I think we begin by asking some of these tough questions that get at the real root of the desire to commit harm towards another. Doing so won’t be easy. We will have to confront the systemic atrocities that occur as a result of global capitalist society. We will have to confront our own pain that comes from our forced contribution to this system. And we will need to work together to find more sustainable ways of living on this planet.
All of this begins by asking the right questions and making the attempt to understand each other, even when what they did feels unforgivable.
At the end of the day, it’s your choice to respond to all situations with either fear or love. I hope you choose love."
by Chris Agnos
In the Light,
Tuesday, July 11, 2017
Turkish police have arrested the second Amnesty International Turkey leader within the space of a month.
On the morning of July 5th, Turkish police arrested 8 human rights defenders and two trainers at a human rights meeting in Istanbul, Turkey. One of those arrested was Idil Eser, the Director of Amnesty International Turkey.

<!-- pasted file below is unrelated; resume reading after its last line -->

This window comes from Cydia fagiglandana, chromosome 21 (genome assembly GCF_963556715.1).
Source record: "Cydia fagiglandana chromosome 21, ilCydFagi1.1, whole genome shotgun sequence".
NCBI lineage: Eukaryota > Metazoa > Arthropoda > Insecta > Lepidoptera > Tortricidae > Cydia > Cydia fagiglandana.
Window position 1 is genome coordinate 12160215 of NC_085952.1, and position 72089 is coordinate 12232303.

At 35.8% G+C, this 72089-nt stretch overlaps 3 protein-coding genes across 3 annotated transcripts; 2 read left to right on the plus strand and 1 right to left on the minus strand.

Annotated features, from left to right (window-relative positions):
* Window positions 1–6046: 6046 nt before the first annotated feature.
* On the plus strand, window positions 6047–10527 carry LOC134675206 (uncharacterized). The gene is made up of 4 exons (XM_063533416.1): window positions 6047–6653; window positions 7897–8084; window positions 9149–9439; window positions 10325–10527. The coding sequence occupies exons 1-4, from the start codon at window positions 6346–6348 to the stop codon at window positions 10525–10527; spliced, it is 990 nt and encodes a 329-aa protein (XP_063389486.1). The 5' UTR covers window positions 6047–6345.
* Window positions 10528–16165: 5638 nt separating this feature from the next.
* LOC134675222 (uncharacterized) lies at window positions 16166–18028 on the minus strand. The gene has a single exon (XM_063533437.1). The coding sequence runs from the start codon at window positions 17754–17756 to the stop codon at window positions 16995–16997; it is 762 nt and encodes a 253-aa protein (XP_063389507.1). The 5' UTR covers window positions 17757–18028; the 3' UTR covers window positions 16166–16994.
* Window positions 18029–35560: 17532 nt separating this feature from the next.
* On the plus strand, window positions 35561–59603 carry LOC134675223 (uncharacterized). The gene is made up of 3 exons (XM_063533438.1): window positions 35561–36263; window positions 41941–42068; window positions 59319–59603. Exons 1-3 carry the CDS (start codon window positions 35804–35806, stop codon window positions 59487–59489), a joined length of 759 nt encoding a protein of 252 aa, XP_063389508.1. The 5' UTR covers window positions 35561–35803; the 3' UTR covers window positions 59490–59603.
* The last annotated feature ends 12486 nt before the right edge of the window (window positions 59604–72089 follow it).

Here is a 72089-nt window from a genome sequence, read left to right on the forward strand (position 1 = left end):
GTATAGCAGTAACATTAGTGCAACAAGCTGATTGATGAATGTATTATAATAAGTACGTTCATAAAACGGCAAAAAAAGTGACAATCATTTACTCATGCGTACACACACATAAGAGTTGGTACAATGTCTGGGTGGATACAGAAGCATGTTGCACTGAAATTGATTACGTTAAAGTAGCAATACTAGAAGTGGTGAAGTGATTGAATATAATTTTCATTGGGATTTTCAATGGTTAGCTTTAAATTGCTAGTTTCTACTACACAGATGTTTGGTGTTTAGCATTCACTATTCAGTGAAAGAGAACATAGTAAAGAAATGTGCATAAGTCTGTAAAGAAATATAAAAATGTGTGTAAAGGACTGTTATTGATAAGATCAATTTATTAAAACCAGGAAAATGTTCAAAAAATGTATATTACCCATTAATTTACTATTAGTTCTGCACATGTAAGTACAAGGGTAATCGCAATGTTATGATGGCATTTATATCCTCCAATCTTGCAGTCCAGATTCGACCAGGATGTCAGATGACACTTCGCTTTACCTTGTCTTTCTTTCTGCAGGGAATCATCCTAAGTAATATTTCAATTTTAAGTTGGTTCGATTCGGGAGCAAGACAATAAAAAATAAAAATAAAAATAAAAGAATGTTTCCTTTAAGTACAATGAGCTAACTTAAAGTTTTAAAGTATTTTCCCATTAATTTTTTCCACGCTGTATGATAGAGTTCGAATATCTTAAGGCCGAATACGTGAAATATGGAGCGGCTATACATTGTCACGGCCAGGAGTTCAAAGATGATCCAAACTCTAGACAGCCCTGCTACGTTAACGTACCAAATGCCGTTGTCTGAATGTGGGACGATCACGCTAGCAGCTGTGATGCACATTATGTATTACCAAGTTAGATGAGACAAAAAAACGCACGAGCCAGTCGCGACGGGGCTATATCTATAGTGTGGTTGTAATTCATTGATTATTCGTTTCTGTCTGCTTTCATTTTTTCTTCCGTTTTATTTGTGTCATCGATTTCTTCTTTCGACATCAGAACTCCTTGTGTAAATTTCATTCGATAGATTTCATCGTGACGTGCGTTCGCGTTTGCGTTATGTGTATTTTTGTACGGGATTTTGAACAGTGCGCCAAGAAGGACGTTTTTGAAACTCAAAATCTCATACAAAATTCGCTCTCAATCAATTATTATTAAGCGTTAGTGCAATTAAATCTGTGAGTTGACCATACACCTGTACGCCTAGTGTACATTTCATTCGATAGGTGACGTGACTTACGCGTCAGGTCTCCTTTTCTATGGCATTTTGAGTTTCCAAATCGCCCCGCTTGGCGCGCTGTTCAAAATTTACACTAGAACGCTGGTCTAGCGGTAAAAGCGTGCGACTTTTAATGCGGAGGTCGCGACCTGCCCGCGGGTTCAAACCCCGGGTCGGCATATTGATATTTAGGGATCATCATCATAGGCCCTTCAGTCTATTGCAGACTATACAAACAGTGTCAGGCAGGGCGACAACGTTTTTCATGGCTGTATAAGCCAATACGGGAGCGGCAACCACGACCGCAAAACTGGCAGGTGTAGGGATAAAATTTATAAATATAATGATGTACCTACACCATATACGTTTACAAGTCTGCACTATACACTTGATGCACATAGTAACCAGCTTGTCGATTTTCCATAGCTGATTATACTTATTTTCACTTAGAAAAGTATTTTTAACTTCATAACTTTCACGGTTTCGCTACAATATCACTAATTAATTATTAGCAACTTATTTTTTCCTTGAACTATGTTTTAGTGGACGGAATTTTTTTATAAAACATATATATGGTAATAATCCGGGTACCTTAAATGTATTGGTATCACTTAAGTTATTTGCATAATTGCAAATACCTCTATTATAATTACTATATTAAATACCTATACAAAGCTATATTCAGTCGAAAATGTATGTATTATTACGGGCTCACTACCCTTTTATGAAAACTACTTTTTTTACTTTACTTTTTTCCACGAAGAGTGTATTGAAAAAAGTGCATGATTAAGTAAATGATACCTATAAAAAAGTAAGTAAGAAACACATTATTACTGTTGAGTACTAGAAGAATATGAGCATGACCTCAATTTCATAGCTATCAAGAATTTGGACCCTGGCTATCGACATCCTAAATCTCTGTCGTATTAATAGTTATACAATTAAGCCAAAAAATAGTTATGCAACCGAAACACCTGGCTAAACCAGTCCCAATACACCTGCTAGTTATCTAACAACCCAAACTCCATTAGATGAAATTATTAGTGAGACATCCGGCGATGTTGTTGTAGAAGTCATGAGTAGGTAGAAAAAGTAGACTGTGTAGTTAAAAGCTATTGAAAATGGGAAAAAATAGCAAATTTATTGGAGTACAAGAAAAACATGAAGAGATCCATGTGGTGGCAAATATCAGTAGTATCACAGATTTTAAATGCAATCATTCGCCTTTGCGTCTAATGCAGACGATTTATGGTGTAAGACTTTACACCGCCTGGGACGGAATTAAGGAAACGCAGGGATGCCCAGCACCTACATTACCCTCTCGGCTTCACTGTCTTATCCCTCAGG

"For over 24 hours, they weren’t allowed to contact their families or see a lawyer — and no one even knew where they were."
The denial of free speech, restrictions against freedom of press, etc. and oppression of human rights defenders are becoming much worse in Turkey.
"Idil and the others were doing nothing wrong. Some are being questioned on suspicion of “membership of an armed terrorist organization,” a baseless and ridiculous accusation."
Please write to Turkish authorities asking for the immediate and unconditional release of all ten detainees as well as the Chair of Amnesty Turkey Taner Kiliç.
İdil Eser (Amnesty International),
İlknur Üstün (Women's Coalition),
Günal Kurşun (Human Rights Agenda Association),
Nalan Erkem,(Citizens Assembly),
Nejat Taştan (Equal Rights Watch Association),
Özlem Dalkıran (Citizens’ Assembly),
Şeyhmuz Özbekli (lawyer),
Veli Acu (Human Rights Agenda Association).
Also, please go to Amnesty International website and sign their petition.
In the Light,
Saturday, July 8, 2017
The Love Affair
Truth is not a woman to be propositioned